• If the current decline is weather related as predicted, they could bounce back with more moderate temperatures. The Mexican scientists are working to change farming and logging practices to help the habitat there and here for the Monarchs. Too many different stresses are on insects in current times. Too many different things affecting there survival and productivity, but weather is one out of the hands of science for the most part. I have linked the next post heavily so readers can access articles on the reports. The actual reports are in places like Science, which needs membership. Plus, those papers are very technical. When I read them, I find it difficult to simplify for readers here. I don’t always follow them myself if they are too overly academic.

  13. I can see why everyone loves to walk in this park. Great collection of photographs and the dragonflies are a treat.

    • Actually, not many do walk the trails. I run across fishermen and joggers, but almost never a tourist. I never see anyone with a camera either. I think it is too bad more folks don’t take their kids hiking. Kids miss so much now a days.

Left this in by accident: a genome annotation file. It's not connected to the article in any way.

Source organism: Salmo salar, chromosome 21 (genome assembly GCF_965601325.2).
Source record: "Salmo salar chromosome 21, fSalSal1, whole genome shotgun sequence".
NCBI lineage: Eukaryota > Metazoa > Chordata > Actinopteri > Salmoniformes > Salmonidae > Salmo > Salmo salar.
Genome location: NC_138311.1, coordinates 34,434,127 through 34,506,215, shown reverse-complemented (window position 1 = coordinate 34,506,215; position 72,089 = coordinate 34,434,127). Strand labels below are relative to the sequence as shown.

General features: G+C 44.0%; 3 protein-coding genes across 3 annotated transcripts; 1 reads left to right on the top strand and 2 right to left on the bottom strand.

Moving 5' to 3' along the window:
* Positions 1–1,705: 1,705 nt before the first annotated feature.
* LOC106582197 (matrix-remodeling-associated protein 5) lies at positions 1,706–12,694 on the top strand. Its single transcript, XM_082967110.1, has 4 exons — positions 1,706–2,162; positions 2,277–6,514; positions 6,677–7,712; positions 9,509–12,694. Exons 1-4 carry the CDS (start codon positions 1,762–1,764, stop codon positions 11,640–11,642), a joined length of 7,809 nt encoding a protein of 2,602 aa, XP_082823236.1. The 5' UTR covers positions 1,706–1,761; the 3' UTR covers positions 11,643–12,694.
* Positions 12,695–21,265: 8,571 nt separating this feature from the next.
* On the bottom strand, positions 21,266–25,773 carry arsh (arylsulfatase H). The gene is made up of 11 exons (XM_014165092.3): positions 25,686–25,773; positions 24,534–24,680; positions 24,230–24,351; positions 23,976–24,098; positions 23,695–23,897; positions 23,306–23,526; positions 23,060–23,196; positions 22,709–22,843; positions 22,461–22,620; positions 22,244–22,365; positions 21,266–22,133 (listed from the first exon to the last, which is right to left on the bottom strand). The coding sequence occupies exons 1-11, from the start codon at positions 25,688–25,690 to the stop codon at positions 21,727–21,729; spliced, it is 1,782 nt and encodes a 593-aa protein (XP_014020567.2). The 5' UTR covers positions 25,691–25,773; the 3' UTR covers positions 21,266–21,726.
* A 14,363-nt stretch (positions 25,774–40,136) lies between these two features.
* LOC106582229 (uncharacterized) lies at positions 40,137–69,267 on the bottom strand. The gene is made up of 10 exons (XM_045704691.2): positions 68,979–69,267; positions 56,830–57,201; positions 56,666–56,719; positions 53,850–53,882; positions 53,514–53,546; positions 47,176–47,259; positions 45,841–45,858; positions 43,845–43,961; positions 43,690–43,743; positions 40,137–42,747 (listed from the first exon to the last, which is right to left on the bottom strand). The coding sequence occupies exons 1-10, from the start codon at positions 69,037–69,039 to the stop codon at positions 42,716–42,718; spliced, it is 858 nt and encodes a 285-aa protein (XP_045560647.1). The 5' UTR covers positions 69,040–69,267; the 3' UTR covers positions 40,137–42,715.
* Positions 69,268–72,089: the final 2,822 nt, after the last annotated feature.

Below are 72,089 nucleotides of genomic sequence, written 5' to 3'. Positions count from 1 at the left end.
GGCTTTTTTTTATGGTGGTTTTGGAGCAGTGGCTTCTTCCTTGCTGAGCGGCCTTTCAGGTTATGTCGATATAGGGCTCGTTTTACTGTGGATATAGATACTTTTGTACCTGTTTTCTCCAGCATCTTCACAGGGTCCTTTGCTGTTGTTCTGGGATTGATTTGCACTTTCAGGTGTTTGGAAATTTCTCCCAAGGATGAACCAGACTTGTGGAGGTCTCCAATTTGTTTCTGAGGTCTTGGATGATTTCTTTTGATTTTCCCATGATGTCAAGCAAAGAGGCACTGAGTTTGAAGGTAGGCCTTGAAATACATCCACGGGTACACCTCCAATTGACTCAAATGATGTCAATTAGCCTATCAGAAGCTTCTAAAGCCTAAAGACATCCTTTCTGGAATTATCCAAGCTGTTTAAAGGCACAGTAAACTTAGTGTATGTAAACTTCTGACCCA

14. b-a-g says:

    Great dragonfly photos. Interesting what you say about the butterflies. I’ve noticed more than ever before in London during the past few weeks. I’m literally swatting cabbage whites out of the way.

    • I too have those cabbage butterflies all over the garden. The articles I read were saying only certain species are in decline. Others, oddly are increasing. I don’t think they said which were increasing though, but I would not doubt the Cabbage Butterfly is one.

  15. Pat says:

    Stellar photography. Delightful to see.

  16. Julie says:

    Fantastic photos, loved your post.

  17. Brian Comeau says:

    Beautiful images Donna and really well written and informative as always. Here’s hoping the butterflies return next year.

  18. nciteful says:

    The dragonfly shot was exceptional.

  19. Victor Ho says:

    The dragonfly shots are phenomenal. I usually can’t get close enough. Wonderful!

  20. Phil Lanoue says:

    What an amazing series! First one particularly is a stunner!

  21. That is unusual that the insects were absent….here I have loads of bees, flies, wasps, hummers and dragonflies all moving around the same stands of plants….butterflies are few and far between except the cabbage whites. But I really enjoyed these amazing images using the best light. That first photo is just incredible…work of art Donna!

    • Thank you for the kind words. Glad you liked the late afternoon shots.